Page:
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DOI: 10.1101/2023.03.17.533108

Where and when local adaptation happens: lessons from the European barn owl (Tyto alba)

H.Corval T. Cumer A. Topaloudis A. Roulin J. Goudet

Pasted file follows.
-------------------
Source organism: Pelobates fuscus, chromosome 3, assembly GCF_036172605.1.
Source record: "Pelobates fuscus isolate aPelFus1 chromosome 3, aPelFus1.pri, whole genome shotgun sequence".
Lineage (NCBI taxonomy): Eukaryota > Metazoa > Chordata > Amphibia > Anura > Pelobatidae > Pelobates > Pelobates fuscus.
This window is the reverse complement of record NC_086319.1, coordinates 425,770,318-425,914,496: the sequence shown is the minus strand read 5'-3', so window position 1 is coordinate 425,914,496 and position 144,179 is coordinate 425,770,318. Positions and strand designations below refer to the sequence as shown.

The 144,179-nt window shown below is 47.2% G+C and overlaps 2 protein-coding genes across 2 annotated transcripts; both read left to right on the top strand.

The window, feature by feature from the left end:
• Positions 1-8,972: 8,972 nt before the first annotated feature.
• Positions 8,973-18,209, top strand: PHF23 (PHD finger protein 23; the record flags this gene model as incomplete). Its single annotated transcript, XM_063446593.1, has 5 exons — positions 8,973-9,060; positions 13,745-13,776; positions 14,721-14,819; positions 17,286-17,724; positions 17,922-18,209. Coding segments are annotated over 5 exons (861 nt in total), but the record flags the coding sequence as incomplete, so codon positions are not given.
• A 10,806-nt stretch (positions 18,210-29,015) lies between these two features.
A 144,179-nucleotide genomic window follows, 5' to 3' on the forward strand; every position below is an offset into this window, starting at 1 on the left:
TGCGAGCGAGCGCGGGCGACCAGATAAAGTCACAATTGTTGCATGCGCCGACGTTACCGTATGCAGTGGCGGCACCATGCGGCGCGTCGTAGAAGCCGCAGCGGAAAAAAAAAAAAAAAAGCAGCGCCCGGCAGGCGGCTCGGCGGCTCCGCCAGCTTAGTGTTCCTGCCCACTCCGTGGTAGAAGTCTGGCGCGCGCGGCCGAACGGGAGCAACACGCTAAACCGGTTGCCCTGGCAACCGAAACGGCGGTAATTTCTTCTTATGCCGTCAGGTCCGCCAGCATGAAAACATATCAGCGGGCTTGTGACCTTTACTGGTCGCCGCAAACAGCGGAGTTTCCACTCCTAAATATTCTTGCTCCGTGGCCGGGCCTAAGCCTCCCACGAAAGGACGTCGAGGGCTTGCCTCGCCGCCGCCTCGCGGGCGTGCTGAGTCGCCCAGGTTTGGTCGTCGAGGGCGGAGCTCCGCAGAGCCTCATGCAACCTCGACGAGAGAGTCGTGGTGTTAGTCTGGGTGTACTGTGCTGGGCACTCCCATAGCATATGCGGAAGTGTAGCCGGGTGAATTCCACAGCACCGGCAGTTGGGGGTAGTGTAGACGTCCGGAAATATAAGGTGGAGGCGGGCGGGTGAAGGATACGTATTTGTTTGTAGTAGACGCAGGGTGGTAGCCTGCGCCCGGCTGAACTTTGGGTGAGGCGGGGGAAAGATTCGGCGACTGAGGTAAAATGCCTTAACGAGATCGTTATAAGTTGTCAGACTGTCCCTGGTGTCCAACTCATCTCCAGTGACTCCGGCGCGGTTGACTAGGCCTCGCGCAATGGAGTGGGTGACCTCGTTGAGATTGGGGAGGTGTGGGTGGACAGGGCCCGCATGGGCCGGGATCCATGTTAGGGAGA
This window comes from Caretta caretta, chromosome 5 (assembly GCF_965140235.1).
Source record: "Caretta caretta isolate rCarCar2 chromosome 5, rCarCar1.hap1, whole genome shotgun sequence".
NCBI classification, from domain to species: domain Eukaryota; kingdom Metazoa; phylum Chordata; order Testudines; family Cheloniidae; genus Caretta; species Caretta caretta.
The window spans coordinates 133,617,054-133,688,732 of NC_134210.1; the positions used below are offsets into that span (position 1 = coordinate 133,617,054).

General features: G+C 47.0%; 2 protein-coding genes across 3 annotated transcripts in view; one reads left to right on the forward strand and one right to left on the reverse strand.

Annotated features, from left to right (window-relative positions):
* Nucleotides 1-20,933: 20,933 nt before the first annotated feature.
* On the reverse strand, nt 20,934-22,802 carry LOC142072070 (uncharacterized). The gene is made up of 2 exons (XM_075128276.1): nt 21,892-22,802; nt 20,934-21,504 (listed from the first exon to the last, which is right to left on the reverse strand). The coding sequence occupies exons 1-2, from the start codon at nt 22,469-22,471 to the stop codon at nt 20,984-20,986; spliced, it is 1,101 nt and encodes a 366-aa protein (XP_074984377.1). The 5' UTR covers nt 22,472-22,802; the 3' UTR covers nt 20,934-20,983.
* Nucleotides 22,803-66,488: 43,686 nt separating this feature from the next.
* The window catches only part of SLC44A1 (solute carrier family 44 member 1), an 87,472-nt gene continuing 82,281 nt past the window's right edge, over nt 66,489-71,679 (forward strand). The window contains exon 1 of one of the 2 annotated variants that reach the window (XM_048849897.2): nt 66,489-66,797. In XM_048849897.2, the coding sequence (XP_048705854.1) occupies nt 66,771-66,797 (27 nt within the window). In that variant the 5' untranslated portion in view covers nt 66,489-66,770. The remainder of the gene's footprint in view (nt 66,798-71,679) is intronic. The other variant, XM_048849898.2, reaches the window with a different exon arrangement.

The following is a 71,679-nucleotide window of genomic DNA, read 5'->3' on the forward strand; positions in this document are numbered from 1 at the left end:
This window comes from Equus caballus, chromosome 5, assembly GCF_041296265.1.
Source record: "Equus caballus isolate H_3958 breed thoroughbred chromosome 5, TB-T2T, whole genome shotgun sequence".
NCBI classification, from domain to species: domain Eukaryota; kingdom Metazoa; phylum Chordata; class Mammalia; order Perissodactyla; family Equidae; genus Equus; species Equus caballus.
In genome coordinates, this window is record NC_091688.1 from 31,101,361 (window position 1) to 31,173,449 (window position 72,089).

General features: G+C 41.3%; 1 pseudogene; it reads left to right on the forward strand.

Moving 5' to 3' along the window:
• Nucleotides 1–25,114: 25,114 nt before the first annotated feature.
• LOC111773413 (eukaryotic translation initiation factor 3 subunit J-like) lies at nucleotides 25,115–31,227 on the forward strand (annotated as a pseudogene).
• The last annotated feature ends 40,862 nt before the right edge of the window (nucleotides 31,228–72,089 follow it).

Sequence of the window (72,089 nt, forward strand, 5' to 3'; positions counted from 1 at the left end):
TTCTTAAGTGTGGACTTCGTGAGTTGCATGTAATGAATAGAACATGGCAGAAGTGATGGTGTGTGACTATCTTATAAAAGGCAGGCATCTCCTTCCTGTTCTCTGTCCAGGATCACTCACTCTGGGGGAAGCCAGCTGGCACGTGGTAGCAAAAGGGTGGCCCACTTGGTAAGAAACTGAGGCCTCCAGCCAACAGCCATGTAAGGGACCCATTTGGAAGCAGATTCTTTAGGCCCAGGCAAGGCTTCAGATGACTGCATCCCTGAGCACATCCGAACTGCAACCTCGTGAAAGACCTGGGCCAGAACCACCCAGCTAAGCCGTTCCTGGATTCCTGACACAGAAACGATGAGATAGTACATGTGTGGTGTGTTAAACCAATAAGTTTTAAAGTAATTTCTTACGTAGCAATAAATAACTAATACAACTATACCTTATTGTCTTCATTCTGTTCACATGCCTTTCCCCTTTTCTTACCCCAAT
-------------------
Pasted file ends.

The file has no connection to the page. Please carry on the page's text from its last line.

Climatic variations subject living species to evolutionary stresses and shape their distributions. Since the Last Glacial Maximum (LGM) and the subsequent temperature rise, species (re-) colonised higher latitudes. Among the evolutionary mechanisms involved during this process, local adaptation is thought to be one of the keystones of species persistence. However, its relative role and location in space remain elusive. The Western Palearctic barn owl (Tyto alba) recolonised Europe after the LGM (from the Italian and Iberic peninsulas) and offers an excellent opportunity to study local adaptation at the continental scale. Here, we modeled the evolution of the barn owl's ecological niche since LGM and showed that the birds probably followed its shift towards the North during the recolonisation. To identify traces of local adaptation, we scanned the entire genomes of 74 owls from 9 European populations using both Tajima's D and population-specific FST and associated genomic variants to temperature and precipitation through a Redundancy analysis. The combination of these methods yielded a total of 394 genomic windows putatively involved in the local adaptation distributed over all populations. Interestingly, our results identified a large region under selection in both refugial populations, consistent with climate change and ecological convergence in the two peninsulas. This study shed light on the genomic basis of local adaptation of the European barn owl, emphasised the importance of considering the ecological niche as a dynamic entity and paved the way to a better understanding of where and how local adaptation happens in a context of postglacial recolonisation.